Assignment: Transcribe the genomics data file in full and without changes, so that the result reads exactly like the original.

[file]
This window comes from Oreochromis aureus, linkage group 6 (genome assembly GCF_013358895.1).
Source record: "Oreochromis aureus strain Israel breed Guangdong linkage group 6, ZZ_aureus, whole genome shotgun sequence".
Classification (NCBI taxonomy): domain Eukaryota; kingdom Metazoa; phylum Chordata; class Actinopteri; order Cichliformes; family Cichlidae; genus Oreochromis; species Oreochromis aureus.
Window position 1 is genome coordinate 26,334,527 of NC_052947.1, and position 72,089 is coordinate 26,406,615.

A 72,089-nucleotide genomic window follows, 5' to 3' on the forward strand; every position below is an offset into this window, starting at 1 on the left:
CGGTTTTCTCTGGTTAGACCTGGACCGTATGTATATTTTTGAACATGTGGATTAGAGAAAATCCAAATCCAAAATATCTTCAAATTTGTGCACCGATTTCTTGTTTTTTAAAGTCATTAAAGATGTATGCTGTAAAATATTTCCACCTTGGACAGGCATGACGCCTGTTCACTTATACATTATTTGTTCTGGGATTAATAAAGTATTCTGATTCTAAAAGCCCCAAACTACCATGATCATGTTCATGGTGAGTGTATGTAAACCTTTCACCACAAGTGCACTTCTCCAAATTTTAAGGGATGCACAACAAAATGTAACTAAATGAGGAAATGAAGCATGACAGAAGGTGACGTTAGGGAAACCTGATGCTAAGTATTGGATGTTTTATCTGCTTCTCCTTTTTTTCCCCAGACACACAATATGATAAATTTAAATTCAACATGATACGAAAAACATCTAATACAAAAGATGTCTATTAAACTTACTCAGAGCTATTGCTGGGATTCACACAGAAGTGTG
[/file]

This window comes from Oreochromis aureus, linkage group 6 (genome assembly GCF_013358895.1).
Source record: "Oreochromis aureus strain Israel breed Guangdong linkage group 6, ZZ_aureus, whole genome shotgun sequence".
Classification (NCBI taxonomy): domain Eukaryota; kingdom Metazoa; phylum Chordata; class Actinopteri; order Cichliformes; family Cichlidae; genus Oreochromis; species Oreochromis aureus.
Window position 1 is genome coordinate 26,334,527 of NC_052947.1, and position 72,089 is coordinate 26,406,615.

A 72,089-nucleotide genomic window follows, 5' to 3' on the forward strand; every position below is an offset into this window, starting at 1 on the left:
CGGTTTTCTCTGGTTAGACCTGGACCGTATGTATATTTTTGAACATGTGGATTAGAGAAAATCCAAATCCAAAATATCTTCAAATTTGTGCACCGATTTCTTGTTTTTTAAAGTCATTAAAGATGTATGCTGTAAAATATTTCCACCTTGGACAGGCATGACGCCTGTTCACTTATACATTATTTGTTCTGGGATTAATAAAGTATTCTGATTCTAAAAGCCCCAAACTACCATGATCATGTTCATGGTGAGTGTATGTAAACCTTTCACCACAAGTGCACTTCTCCAAATTTTAAGGGATGCACAACAAAATGTAACTAAATGAGGAAATGAAGCATGACAGAAGGTGACGTTAGGGAAACCTGATGCTAAGTATTGGATGTTTTATCTGCTTCTCCTTTTTTTCCCCAGACACACAATATGATAAATTTAAATTCAACATGATACGAAAAACATCTAATACAAAAGATGTCTATTAAACTTACTCAGAGCTATTGCTGGGATTCACACAGAAGTGTG